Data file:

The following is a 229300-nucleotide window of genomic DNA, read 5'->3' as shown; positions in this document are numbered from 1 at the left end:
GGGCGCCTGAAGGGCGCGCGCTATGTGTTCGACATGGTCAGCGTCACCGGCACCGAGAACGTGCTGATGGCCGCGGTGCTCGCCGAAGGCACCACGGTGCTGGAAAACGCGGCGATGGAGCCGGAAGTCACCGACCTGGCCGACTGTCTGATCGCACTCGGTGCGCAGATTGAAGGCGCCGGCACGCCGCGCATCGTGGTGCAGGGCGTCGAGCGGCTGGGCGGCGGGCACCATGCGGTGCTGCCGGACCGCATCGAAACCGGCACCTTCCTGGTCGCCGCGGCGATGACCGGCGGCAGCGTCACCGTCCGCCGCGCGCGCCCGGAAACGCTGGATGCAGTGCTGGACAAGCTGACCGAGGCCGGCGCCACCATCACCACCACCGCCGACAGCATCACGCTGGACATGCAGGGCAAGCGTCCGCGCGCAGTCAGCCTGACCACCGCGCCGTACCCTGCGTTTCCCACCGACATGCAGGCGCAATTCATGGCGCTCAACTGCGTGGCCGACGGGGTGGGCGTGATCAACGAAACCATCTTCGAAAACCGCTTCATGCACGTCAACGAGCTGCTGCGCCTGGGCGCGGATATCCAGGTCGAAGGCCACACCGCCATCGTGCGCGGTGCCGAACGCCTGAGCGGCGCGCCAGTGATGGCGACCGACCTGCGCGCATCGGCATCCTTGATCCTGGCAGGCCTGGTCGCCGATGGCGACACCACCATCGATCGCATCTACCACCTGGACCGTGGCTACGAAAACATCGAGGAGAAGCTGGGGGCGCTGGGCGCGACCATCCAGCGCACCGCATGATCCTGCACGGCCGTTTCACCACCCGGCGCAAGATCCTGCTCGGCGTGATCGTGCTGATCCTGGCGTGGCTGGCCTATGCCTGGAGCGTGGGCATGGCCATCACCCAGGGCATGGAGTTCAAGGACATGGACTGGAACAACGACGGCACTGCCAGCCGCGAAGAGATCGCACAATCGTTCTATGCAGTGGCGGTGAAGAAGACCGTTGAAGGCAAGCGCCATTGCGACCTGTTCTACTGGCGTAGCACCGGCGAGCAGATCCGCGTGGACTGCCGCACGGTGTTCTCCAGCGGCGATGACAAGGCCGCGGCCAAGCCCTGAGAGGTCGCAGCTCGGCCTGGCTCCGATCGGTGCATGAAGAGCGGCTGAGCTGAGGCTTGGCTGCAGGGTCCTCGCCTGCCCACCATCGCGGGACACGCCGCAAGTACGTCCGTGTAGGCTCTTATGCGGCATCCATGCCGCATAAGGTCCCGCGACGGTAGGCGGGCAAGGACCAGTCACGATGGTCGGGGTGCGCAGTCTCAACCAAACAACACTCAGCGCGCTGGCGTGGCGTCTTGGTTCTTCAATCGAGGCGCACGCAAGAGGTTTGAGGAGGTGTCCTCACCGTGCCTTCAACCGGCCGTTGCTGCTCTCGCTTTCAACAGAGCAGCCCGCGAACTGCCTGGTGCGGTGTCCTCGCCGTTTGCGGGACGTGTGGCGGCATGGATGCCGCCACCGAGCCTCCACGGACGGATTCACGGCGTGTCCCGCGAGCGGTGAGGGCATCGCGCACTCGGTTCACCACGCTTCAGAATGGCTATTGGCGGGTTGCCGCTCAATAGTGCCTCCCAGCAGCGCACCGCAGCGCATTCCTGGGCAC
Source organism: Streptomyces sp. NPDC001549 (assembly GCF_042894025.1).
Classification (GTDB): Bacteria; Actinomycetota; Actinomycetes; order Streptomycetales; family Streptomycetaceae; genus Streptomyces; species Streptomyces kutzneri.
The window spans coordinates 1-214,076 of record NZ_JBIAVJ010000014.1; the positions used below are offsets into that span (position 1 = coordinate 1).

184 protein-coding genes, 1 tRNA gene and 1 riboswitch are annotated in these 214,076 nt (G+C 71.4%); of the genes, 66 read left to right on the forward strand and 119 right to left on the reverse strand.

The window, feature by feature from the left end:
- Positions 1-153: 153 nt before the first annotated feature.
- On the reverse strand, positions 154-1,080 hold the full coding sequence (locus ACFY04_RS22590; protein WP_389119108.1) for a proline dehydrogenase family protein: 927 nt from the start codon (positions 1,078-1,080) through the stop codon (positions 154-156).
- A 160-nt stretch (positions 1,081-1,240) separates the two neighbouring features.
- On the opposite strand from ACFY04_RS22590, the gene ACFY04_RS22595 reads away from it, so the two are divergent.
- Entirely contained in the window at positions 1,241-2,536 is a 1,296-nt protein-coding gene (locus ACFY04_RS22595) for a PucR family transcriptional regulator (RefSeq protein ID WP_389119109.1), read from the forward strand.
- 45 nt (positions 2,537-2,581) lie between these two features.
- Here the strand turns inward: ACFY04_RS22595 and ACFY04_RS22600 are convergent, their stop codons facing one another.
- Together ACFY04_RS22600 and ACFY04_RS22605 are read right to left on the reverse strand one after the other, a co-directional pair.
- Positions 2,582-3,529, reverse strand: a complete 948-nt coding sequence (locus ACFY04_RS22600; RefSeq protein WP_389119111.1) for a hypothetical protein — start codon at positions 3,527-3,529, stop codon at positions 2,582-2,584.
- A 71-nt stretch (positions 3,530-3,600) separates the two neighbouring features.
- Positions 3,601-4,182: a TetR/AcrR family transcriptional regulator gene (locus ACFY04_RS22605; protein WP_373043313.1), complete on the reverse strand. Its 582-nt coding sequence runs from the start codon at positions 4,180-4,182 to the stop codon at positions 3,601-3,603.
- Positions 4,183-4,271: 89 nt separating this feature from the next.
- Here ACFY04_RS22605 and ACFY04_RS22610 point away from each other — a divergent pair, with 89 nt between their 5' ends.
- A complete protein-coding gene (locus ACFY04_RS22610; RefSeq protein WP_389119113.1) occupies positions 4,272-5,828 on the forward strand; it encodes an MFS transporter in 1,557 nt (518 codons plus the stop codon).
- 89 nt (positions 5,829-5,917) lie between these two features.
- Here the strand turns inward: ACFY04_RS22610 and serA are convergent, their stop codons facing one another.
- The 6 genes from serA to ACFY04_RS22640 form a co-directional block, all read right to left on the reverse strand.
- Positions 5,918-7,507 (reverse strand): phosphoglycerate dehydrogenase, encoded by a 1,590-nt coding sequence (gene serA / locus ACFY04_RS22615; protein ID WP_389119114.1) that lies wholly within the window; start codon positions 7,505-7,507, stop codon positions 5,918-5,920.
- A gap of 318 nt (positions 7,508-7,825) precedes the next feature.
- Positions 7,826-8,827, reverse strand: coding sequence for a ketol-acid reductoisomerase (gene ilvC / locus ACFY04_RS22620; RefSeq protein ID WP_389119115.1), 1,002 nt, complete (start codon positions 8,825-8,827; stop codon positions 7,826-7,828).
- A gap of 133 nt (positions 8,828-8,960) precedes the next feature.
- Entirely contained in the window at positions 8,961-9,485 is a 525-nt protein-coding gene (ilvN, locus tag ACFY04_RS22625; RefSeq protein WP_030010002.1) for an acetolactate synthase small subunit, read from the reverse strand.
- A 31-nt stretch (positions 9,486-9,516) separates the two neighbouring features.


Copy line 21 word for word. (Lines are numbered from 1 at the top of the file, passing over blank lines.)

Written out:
- A complete protein-coding gene (locus ACFY04_RS22610; RefSeq protein WP_389119113.1) occupies positions 4,272-5,828 on the forward strand; it encodes an MFS transporter in 1,557 nt (518 codons plus the stop codon).